27. 27. information sources are more diverse<br />
  28. 28. today’s web is more participatory<br />
  29. 29. knowing which information sources to trust, when to trust, and why to trust is increasingly complex <br />
  30. 30. How do we help learners negotiate this friction between traditional and new media?<br />Joyce Valenza<br />
  31. 31. “look for credibility clues”<br />joyce valenza<br />
  32. 32. Credibility Changes With…<br />Source cues<br />Point of view<br />Information seeking task/needs<br />Timeliness<br />Credentials of author(s)<br />Transparency of peer review<br />Source: Debbie Abilock, http://www.noodletools.com/debbie/literacies/information/6assess/digital_authority.pdf<br />
  33. 33. “we can no longer be content to train students to understand the difference between peer-reviewed journals and popular magazines, to appreciate the value of books, newspapers and reference sources, and to understand how to evaluate garden variety web sites” ~laura cohen~<br />
  34. 34. focus on knowing how and when a particularinformation source is the right fitfor your research task<br />
  35. 35. question and investigate authorship<br />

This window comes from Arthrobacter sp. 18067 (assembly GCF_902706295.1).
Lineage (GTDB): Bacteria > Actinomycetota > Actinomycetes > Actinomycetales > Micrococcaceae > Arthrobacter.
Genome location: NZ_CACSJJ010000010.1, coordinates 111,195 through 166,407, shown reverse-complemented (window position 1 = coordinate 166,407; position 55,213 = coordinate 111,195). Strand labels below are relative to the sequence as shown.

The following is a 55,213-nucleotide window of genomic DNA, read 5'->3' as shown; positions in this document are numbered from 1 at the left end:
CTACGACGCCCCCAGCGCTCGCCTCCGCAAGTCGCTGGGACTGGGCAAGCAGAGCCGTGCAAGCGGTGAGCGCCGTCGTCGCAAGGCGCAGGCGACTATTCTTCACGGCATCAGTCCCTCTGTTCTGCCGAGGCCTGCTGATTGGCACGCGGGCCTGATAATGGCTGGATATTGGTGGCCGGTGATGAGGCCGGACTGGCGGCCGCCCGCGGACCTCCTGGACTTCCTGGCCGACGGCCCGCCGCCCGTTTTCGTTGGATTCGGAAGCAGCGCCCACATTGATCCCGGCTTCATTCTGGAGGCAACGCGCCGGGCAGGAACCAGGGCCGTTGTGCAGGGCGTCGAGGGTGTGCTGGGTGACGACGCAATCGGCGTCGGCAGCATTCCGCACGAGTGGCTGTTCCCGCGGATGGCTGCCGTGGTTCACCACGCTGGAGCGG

36. 36. assess timeliness and relevance<br />
  37. 37. asses bias and perspectives<br />Image used under a CC license from http://www.flickr.com/photos/jam343/1703693/sizes/l/<br />
  38. 38. “triangulate information”joyce valenza<br />Image used under a CC license from http://www.flickr.com/photos/yu-kubo/398714467/sizes/o/<br />
  39. 39. Part III: Traditional and Social Media/Authority 2.0 Streams of Information to Integrate into Today’s Research Pathfinders<br />
  40. 40. Unpacking Web 2.0 tools for Social Scholarship<br />Social bookmarking services (del.icio.us, diigo)<br />Blogs<br />Youtube Channels or other video<br />Podcasts<br />Mobile apps<br />Twitter <br />Google Books/Scholar<br />Widgets<br />Rss feeds (news sources, journals, websites, social media streams)<br />Flickr/Photo sites<br />
  41. 41. RSS Feeds<br />rss=real simple syndication, a web feed or stream format designed to deliver content<br />CC image via http://www.flickr.com/photos/dullhunk/3541653049/sizes/o/<br />
  42. 42. RSS Feeds<br />Databases<br />News sources<br />Blogs<br />Websites<br />Online journals/magazine publications<br />
  43. 43. RSS Feed<br />
  44. 44. RSS Feed<br />
  45. 45. RSS Feed<br />